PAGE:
"Você grita com eles."

Translation:You shout at them.

January 2, 2013

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It would help if the dictionary hint (or somewhere else) mentioned that 'com' could mean 'at' in this context. Just mousing over the hint only shows "with' as possible definition


Yeah, especially since duo can put meanings for multi-word phrases too. It should just show that grita means yell, com with, and "grita com" yell at.


Given erudis's explanation, perhaps the question should be more like "You shout with them, not at them" which would introduce the together (junto com) and differentiate the two uses of com.


This is a great idea.


It accepts 'shout with' and 'shout at'.


Yeah, now I'm confused.


Does com also mean 'at'?

  • 3500

Yes. Like the phrase "Não grite comigo!", it means "Don't yell at me!".

Of course, without context, it could also mean "you yell with them", but that's not a common situation, or at least not as common as yelling at someone, so "at" is the preferable translation in this case.


It may not be common but for the lesson we have to balance between what is written and common meanings of each word to not get it wrong, without having the refinement to interpret what might be.


I agree. Sometimes I try to use the translation that would go with the most common situation and it says that it's wrong because I didn't give the literal translation (that sounds weird in English) and other times it does this.


How would be ,,Shout with me!" then, to distinguish these two phrases? Am I supposed to use ,,Grite comigo!" and the second person will guess what I mean?

  • 3500

In this case, people usually say "grite junto comigo", which means shout 'together' with me. That way, it's impossible to misunderstand the sentence.


I guess it like 'argue' in English. You argue 'with them', not 'at them'. So in Portuguese you shout 'with' someone?


At the concert, the attendants shouted when the band came out on stage. I shouted with them.


Have you been on a rock or pop concert?? It is very common to yell WITH others. But I agree, all is aout the context. And in this sentence, it is not clear


Why is it "Você grita com eles" means you yell at them? How would you write in portuguese "You yell WITH them"


Both are translated the same way in Portuguese.


Without context, this could also be "you shout with them." Example: "You join the protesters, and you shout with them." ("Você grita com eles")


Shouldn't be "you scream with them"?


To have this meaning, one would probably say "Você grita junto com eles".


Can gritar ever mean weep or wail? Because where I'm from greet can mean that. I don't think the words have the same latin origin though, it's just a coincidence.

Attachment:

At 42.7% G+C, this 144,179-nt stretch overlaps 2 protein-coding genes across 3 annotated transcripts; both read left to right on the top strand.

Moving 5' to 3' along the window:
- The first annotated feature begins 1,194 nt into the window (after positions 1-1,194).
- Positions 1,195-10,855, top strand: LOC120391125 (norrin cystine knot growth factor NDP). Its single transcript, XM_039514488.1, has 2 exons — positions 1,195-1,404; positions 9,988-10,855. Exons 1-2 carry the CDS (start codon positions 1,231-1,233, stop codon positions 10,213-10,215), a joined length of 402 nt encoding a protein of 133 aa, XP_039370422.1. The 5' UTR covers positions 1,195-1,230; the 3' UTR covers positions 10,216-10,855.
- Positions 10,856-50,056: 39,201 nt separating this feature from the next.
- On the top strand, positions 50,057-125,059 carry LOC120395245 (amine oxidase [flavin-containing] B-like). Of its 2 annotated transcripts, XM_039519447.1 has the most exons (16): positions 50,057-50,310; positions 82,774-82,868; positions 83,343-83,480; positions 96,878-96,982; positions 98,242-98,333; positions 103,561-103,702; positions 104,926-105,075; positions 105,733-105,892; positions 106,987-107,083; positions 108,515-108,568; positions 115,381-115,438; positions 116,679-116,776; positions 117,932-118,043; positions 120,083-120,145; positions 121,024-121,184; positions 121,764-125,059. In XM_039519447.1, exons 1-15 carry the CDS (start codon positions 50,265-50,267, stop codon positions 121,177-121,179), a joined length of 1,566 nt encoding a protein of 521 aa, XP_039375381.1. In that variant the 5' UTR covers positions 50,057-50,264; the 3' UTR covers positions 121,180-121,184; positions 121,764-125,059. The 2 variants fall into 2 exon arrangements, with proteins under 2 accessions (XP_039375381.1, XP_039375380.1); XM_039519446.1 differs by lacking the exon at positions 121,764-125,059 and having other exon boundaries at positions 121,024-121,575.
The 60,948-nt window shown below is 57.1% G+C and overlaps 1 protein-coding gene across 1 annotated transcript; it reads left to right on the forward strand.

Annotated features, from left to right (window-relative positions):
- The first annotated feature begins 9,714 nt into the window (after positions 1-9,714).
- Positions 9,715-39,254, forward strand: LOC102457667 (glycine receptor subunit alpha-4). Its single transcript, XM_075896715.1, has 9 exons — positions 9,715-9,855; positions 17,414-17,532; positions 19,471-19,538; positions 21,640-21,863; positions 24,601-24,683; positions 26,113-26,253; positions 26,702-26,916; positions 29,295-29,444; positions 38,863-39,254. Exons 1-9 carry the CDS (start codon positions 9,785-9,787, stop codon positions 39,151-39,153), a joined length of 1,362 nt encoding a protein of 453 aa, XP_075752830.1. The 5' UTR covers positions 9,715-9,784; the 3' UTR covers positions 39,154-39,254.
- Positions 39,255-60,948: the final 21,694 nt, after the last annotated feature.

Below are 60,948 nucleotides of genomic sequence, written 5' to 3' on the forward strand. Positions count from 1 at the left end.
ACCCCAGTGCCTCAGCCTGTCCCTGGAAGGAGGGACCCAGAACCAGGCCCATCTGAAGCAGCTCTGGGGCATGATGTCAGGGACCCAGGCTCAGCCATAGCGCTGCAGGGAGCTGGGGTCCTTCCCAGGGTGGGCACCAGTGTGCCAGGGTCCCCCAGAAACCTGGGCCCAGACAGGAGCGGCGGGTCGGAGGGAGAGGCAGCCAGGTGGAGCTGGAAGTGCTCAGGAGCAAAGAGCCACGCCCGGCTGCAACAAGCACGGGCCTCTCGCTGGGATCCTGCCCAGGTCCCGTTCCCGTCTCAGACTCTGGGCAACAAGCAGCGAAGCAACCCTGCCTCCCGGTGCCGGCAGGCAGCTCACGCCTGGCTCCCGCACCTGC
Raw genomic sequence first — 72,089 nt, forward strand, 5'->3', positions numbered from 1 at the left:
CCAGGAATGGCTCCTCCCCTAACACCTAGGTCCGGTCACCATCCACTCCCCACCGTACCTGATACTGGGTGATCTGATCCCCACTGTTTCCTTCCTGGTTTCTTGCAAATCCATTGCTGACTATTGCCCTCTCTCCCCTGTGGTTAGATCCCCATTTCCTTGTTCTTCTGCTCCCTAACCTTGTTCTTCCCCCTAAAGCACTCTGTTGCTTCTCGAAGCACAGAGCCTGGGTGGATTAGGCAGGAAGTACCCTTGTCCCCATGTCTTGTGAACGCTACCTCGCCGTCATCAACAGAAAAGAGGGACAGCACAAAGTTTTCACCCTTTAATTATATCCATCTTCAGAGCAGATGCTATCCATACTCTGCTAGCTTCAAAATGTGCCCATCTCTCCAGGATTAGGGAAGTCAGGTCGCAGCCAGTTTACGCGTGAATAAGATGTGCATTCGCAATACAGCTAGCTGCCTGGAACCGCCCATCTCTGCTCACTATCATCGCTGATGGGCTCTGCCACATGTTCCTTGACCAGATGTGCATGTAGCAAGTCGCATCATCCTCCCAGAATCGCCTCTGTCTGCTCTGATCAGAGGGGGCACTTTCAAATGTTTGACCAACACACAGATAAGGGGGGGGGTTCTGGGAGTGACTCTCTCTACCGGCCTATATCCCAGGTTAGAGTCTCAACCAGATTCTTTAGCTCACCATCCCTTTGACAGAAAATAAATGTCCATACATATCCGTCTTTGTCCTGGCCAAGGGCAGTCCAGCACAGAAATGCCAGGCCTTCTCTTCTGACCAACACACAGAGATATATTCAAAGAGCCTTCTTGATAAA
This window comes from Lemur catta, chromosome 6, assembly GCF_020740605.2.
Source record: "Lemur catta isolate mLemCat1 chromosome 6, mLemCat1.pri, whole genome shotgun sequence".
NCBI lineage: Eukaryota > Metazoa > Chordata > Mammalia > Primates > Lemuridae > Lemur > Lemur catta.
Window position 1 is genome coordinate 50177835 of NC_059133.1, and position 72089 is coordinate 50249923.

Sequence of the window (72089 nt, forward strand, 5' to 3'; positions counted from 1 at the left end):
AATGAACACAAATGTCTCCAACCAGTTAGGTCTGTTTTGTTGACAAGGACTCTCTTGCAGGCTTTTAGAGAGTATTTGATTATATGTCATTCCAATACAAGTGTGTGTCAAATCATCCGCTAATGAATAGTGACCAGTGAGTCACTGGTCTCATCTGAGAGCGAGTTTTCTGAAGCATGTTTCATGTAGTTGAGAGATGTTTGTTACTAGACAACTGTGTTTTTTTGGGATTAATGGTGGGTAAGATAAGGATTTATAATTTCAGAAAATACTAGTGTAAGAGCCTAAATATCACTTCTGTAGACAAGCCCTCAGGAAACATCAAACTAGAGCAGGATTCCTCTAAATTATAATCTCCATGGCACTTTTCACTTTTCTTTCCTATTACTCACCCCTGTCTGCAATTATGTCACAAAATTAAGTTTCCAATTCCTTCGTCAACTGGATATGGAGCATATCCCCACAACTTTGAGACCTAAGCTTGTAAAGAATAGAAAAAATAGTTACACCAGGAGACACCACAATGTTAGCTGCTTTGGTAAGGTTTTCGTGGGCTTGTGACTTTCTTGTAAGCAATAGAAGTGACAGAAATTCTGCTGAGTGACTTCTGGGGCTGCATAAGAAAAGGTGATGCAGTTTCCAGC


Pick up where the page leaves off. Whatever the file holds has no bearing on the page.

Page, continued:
"Gritar" may mean "wail", but not "weep". It has more the meaning of shouting and screaming and none of the meaning of weeping. Of course, when tears are coming out of your eyes, loud sounds may also come out of your mouth. "Gritar" refers only to the sounds made with your mouth (and they have to be loud).


Thanks, a pity but I suspected not.


Someone answered previously that "grita com" would usually mean "yell at", while "grita junto comigo" would be used to mean "yell with".

But the dictionary hints imply another translation "yell to". Would you use "para" in this case? "Ela grita para os garotos" to mean "she yells to the boys"?


I yell at them when they've angered me. I yell with them at the ball game. Very different meanings! I guess under normal circumstances this sentence would be part of a paragraph and the info in the earlier and latter sentences would clarify which meaning to use. Like, if they broke my window, i would yell at them, not with them.


it's very strange to see that people that learn foreign languages did not notice that they say things in different ways. it may not be nice for us, but it is just so. just the same as cats and dogs fall down when it's raining in English, rains from buckets in Italian and in my language... the things that rain are... axes! it's the same with these things, too. for me it sounds "stupid", for example, "shame ON you" and many other things, but I just learn them and I become more rich.


Axes? I love it!
I also get confused when words are not clear about who is being referred to. Like a sentence that's: ela é em seu garage. She is in her garage? She is in his garage? Is the garage her dad's? Is it her own? Who's garage is it? I'm not sure but I think the word to describe this is 'ambiguous'. Bottom line is, it isn't specific enough to keep me from being confused!


I find it difficult when in one question eles gritam seu nome, gritam means scream and yell fails. Then two questions later você grita com eles grita means yell and scream fails!!!


"Eles" is plural, so "gritam."
"Voce" is singular, so "grita."
Duolingo is correct.

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